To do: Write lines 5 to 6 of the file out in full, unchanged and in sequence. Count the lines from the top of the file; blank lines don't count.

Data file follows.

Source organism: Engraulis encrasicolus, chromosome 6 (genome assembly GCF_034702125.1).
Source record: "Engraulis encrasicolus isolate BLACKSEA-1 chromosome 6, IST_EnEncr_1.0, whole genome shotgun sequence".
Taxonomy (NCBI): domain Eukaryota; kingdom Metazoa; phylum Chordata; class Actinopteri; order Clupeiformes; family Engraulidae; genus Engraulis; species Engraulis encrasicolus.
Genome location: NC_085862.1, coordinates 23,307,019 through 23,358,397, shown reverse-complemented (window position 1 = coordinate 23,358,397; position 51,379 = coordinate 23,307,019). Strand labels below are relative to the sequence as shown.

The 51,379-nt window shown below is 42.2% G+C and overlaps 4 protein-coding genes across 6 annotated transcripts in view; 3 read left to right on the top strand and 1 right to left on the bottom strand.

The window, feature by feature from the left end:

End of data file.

The 51,379-nt window shown below is 42.2% G+C and overlaps 4 protein-coding genes across 6 annotated transcripts in view; 3 read left to right on the top strand and 1 right to left on the bottom strand.

The window, feature by feature from the left end: